The professionalization of archaeology, as opposed to antiquarian collecting, emerged in Europe during the late nineteenth century or at various times during the twentieth century during the period of imperialism and nationalism, and was often interwoven with contemporary politics and national goals. The history of the Elgin marbles and the importation of Egyptian and Near Eastern material culture into the collections of the major European museums of natural history, art, and archaeology suffice as examples. Social scientists have for many years pointed out how archaeology and the historical record can be used to inspire nationalism. For example, Sergei Eisenstein's films, particularly the 1925 epic The Battleship Potemkin and his 1938 cinematic masterpiece Alexander Nevsky, convey nationalism and emotion, respectively, associated with the overthrow of Czarist Russia and a call to patriotism in preparing for the Second World War.
In "Nationalism and Archaeology in Europe: An Introduction" (Margarita Diaz-Andreu and Timothy Champion, pp. 1-23), the editors comment that "there is no such thing as a non-political, value-free archaeology" (p. 2) and that archaeology is not an exception among the social and natural sciences in its political involvement. During the past decade several authors have written what the editors see as "incomplete accounts" of the relationship between the variables of nationalism and archaeology; they write (p. 3) that
without the existence of nationalism, archaeology of the study of the past might never have advanced beyond the status of a hobby or a pastime. This profound interconnection between a political ideology and a scientific discipline needs to be recognized by professionals of the discipline in order to be able to understand and contextualize our work.
The authors contend that nationalism is deeply embedded in the concept of archaeology and in its development and institutionalization. They also consider the interrelationship between history and nationalism as a political ideology, and state that the three phases of nationalism defined by Hroch (1985:22-23)--intellectual organization, patriotic agitation, and ideological spread--may be seen in the history of archaeological theory. The relationship between nationalism and archaeology can be viewed in three ways: 1) the role of archaeology in the historical construction of national identities; 2) relationships between the construction of the national state and the insitutionalization of archaeology, the public image of archaeology, and education about the past; and 3) the role of archaeology in reinforcing linguistic, ethnic, and racial elements in the construction of a national identity. The periodization of the relationship between nationalism and archaeology follows the work of Hobsbawm (1990, Hobsbawm and Ranger 1983) in differentiating nation-states and subjugated nations. The authors attempt to demonstrate that the "special character" of archaeology provides an opportunity for nationalism because archaeological evidence is "very versatile" and that the evidence may be "very old" (pp. 18-19).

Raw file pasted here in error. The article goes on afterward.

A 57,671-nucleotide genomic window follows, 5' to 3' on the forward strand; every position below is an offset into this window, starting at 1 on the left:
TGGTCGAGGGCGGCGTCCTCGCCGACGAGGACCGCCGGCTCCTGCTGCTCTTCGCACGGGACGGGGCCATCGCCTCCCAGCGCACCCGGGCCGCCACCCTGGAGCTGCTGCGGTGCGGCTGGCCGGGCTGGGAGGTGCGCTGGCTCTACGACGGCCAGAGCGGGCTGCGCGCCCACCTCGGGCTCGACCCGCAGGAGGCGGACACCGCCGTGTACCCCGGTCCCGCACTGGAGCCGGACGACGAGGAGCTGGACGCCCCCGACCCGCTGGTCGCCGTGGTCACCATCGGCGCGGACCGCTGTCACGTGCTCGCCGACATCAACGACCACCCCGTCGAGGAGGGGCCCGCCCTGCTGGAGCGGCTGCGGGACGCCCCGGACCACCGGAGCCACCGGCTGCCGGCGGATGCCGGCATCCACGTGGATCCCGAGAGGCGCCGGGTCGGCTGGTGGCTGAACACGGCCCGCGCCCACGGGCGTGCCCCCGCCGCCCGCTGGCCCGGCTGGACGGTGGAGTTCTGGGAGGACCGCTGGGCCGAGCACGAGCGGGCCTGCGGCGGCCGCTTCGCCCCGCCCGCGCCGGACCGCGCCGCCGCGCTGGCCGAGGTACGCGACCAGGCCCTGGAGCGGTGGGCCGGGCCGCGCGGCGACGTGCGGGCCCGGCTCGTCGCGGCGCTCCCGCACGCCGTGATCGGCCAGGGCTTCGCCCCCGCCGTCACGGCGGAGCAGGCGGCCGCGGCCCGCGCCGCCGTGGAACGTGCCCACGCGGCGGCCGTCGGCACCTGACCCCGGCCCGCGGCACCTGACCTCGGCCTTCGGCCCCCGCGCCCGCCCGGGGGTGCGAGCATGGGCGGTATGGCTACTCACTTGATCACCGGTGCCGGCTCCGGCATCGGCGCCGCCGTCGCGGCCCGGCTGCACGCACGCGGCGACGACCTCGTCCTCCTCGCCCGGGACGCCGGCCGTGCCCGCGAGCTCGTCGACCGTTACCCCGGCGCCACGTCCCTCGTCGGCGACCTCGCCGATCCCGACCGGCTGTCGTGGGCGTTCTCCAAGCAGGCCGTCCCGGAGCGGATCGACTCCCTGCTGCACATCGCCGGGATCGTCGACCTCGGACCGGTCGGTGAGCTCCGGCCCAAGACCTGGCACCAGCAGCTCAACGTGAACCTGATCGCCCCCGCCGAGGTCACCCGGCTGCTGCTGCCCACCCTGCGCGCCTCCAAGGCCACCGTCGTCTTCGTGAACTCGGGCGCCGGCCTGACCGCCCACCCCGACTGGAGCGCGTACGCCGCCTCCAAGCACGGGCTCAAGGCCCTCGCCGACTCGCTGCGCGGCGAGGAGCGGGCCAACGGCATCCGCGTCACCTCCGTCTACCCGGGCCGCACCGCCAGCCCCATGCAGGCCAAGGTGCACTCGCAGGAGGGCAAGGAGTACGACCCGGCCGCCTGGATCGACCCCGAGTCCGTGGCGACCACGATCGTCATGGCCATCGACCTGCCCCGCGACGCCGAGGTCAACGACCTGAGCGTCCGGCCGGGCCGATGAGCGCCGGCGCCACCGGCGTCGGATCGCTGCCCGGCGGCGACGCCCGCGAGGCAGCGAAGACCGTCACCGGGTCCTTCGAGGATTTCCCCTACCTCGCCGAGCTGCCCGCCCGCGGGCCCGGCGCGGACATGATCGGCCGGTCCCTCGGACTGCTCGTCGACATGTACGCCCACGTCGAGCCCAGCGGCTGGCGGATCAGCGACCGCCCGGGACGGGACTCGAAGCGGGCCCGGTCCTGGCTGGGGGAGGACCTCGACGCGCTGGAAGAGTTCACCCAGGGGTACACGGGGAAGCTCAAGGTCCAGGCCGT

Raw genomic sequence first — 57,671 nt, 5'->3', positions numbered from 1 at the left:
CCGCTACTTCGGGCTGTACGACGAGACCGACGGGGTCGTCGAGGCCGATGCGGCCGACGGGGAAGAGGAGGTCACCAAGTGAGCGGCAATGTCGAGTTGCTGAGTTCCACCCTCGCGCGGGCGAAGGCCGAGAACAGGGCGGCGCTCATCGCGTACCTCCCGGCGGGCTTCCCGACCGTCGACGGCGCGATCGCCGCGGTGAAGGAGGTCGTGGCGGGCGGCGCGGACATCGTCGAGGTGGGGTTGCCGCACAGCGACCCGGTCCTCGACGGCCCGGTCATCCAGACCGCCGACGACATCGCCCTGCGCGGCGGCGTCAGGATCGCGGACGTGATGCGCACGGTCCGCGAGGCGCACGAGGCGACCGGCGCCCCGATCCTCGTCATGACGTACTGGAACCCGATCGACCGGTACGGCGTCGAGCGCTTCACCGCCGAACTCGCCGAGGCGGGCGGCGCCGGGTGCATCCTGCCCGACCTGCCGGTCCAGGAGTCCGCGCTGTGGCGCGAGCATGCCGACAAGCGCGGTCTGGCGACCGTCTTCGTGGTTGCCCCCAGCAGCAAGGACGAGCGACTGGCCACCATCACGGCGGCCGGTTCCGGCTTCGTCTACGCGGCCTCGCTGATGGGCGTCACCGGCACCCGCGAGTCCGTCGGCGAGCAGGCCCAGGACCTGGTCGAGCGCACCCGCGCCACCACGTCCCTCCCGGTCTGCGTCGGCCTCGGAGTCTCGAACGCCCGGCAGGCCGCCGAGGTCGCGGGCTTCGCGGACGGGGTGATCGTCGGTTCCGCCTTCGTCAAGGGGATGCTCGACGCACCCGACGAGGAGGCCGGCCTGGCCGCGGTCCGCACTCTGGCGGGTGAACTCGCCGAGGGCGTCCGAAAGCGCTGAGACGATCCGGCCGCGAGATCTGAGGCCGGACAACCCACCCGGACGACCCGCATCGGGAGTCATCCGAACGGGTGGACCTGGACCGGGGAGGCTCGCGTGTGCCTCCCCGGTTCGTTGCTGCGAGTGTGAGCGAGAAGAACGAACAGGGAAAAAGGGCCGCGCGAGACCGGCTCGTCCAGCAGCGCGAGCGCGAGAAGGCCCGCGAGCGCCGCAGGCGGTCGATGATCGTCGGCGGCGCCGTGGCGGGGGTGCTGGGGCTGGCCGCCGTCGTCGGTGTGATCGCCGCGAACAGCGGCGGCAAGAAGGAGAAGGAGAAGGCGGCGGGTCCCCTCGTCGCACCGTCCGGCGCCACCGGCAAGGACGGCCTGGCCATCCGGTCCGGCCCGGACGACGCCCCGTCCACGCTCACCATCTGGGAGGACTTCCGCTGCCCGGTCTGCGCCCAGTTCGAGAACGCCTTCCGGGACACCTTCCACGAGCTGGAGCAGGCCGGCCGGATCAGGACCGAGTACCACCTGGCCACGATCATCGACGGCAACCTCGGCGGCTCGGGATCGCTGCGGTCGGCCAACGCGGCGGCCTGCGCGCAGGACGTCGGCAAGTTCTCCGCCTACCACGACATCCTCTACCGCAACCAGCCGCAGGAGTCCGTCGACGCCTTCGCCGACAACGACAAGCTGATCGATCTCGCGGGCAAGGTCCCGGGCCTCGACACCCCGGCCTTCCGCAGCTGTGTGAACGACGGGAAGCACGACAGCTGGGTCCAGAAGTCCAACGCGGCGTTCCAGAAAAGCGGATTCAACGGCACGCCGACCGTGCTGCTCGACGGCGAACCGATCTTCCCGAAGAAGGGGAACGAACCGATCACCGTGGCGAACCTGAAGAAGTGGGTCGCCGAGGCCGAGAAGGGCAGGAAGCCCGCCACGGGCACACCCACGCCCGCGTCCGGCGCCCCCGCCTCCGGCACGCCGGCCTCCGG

"The Fall of a Nation, the Birth of a Subject: The National Use of Archaeology in Nineteenth-century Denmark" (Marie Louise Stig Sorensen, pp. 24-47) is an appropriate introductory treatise since European archaeology was founded upon the concept of the "Three Age System" (Stone, Bronze, and Iron ages) defined by the Dane J.J.A. Worsaae. Archaeology became professionalized in Denmark following the Napoleonic Wars (1797-1813) and the subsequent British trade blockade.
The author demonstrates the use of archaeology in "inventing" the Danish nation by characterizing the voluntary relationship between nationalism and archaeology, and commenting on the Danish political need to institutionalize the past, whereby archaeological objects were transformed into symbols which in turn became signs with connotive emotions. Sorensen reviews the results when the past is "constructed from the outside" in order to legitimize tradition and instill national virtues (especially pride and esteem) and identity by fashioning a mythical social prehistory, particularly during the years following the abolition of the absolute monarchy in 1849 when political democratization and decentralization of authority were desired sociopolitical results. Representations of archaeological sites and material culture--barrows, standing stones, lithic, bronze, and gold artifacts, etc.--were employed in contemporary contexts including political posters, postage stamps, and corporate logos. Sorensen concludes that "to comprehend fully the social importance of the past(s) we must allow for a simultaneous academic and emotional involvement in the subject matter, or alternatively its emotional potency will be reduced to a superficial tracing of associated elements" (p. 46). Early nineteenth century agrarian reforms created new economic and political groupings, and institutionalized archaeology became politically useful, serving national discourse and perceived virtues. This essay is well crafted and Sorensen's arguments are compelling.